Nov. 20—We have been issued out with cigarettes. Aeroplane dropped two bombs; killed one man, wounding several.

Nov. 21—Zeppelin appeared over village, dropped one bomb. Was served out with cigarettes and necessities.

Nov. 22—Inspected by General French and Staff and warned to be ready for the trenches.

Nov. 30—Received letter from my sister and from mother. Read report in "Rushden Echo" of death of my mother.

Dec.—Was served out with fur coats. Inspected by King George.

Sunday, Dec. 6—Aeroplane in chase of English. Flew over towards station. Dropped one bomb, killed two children. Crowd collected and he dropped another bomb, killing and wounding 3 soldiers, three women and two children.

Dec. 22—Left Hazelbrook in motor buses at 7 o'clock, arrived at La Bassee at 12 o'clock. Was marched out to the trenches which the Indians had lost, and charged the Germans out of them.

Dec. 23—Retired back for a rest, but fetched back again, as the Lancs had lost the trenches. Acting as supports for the firing line. Retired for rest, relieved by guards.

Dec. 24—Rest.

Dec. 25—Rest and parcels present.

Dec. 26—Moved from Bethune to La Bassee, Aisne, near Lille, to relieve the 6th Division.

Dec. 27—Trenches.

Dec. 28—Trenches.

Dec. 29—Retired to --- dug-out for rest.

Dec. 30—Rest.

Dec. 1—Germans broke through and we were called back to the trenches.

Jan. 1 to 7—In trenches at La Bassee. I was wounded on the 7th.

Kettering Leader, June 11 1915, transcribed by Kay Collins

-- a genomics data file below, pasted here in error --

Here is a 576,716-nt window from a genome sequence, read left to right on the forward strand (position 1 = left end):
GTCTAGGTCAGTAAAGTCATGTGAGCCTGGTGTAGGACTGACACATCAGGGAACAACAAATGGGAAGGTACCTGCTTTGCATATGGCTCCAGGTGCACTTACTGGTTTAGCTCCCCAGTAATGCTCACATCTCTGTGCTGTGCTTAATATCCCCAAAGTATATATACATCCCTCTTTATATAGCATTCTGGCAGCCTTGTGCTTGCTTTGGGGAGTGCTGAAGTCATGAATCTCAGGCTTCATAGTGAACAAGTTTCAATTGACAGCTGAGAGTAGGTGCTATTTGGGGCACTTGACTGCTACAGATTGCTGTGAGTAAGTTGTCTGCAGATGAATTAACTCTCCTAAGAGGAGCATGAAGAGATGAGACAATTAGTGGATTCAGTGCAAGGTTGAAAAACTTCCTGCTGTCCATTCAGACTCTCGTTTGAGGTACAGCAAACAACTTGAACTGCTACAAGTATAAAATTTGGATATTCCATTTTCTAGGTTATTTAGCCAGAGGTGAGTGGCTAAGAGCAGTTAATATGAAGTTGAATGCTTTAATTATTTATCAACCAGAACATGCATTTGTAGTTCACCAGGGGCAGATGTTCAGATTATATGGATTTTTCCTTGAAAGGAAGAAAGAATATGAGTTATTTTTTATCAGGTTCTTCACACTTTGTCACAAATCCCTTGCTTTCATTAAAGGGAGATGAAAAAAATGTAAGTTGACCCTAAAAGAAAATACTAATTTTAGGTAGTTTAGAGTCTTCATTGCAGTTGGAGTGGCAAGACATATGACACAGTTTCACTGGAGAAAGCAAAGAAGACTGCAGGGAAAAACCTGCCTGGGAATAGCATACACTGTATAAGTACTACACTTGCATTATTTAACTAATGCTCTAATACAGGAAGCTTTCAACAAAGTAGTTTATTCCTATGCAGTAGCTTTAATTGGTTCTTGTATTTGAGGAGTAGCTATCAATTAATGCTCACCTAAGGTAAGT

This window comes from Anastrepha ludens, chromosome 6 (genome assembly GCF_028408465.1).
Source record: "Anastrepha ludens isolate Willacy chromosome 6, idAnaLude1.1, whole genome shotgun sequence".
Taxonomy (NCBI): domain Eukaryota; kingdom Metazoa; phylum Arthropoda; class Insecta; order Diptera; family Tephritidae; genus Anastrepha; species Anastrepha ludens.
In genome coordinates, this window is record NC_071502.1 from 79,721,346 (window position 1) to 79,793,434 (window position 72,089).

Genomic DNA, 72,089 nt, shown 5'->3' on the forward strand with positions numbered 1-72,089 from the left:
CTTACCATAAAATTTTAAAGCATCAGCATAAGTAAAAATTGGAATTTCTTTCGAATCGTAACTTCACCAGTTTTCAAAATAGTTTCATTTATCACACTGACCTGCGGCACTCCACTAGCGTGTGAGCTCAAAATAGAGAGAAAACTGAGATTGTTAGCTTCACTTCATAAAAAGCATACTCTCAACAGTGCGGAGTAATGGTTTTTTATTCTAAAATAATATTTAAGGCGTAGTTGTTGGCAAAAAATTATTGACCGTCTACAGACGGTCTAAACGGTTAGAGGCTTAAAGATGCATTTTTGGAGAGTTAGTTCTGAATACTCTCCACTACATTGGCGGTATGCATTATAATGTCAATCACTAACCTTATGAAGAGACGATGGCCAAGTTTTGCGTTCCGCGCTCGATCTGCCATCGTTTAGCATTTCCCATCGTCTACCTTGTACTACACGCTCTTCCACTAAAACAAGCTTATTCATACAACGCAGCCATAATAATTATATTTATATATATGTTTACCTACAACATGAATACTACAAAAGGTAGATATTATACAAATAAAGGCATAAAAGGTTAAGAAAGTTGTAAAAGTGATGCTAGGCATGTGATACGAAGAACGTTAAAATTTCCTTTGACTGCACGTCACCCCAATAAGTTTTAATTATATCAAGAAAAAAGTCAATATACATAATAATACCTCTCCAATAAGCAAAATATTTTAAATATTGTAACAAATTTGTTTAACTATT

The Late Private Dilley

We are deeply sorry to learn that Private Dilley, son of Mr. and Mrs. Dilley of the Windmill Farm, Wymington, near Rushden, has been called upon to give his life in his country’s cause. He fought with the Northamptons in many famous and sanguinary engagements. He was badly wounded a short time ago, came home for a short rest, and then returned to fight again. His parents have just received the following distressing letter, intimating that their son died a hero’s death: “Just a line to you to say your dear son, Private Dilley, was killed in action on the evening of the 29th of May. A bomb exploded in the trench, which took your son’d right arm off, and made a terrible mess of his right side. I am Acting Sergeant-Major of “A” Company and one of my company, Pte. Jones, was killed the same day, and we had the painful duty of burying them both together, not 50 yards from the Huns, at the back of our breastwork. We erected a cross and made the same look the best we could under the circumstances. Dear Mrs. Dilley, I took from your son’s finger, a signet ring, and also from his belongings a few photos, which I will send you the first chance I get. Your son will be missed greatly by all of us, being a brave soldier, and a credit to good old England. Sergt. Plume.

Notes by John Newell

Born in 1896 at Wymington, and cousin of Charles Alfred Dilley. When war broke out, Fred was working at the mill in Wymington Road, Rushden, which his parents had purchased. The mill was later converted into a dwelling house.

The Windmill in Wymington Road